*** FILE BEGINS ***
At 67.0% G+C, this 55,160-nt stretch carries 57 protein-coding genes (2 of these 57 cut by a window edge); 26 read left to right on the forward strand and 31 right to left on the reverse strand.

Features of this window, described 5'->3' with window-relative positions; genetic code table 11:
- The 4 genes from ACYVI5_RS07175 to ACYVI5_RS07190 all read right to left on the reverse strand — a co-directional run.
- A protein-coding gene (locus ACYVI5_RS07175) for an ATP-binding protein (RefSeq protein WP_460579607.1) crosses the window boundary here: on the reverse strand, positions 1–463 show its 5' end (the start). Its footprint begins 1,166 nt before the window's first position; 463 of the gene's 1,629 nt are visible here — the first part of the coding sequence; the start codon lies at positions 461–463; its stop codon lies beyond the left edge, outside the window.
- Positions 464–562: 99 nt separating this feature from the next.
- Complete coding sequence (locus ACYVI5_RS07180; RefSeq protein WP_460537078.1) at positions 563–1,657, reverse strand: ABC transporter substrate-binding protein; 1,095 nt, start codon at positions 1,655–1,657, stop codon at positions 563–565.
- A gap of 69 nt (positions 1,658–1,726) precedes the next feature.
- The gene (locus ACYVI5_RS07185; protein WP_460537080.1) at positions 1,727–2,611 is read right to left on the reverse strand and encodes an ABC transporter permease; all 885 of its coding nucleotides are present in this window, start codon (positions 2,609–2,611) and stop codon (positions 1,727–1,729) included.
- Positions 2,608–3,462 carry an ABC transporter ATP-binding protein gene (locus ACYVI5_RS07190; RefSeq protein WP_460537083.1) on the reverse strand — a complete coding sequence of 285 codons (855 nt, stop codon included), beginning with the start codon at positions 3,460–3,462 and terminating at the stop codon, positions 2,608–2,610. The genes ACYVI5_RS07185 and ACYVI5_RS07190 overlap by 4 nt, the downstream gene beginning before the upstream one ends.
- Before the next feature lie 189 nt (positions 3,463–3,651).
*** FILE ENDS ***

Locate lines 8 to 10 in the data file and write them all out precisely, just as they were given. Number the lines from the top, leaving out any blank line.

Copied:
- The gene (locus ACYVI5_RS07185; protein WP_460537080.1) at positions 1,727–2,611 is read right to left on the reverse strand and encodes an ABC transporter permease; all 885 of its coding nucleotides are present in this window, start codon (positions 2,609–2,611) and stop codon (positions 1,727–1,729) included.
- Positions 2,608–3,462 carry an ABC transporter ATP-binding protein gene (locus ACYVI5_RS07190; RefSeq protein WP_460537083.1) on the reverse strand — a complete coding sequence of 285 codons (855 nt, stop codon included), beginning with the start codon at positions 3,460–3,462 and terminating at the stop codon, positions 2,608–2,610. The genes ACYVI5_RS07185 and ACYVI5_RS07190 overlap by 4 nt, the downstream gene beginning before the upstream one ends.
- Before the next feature lie 189 nt (positions 3,463–3,651).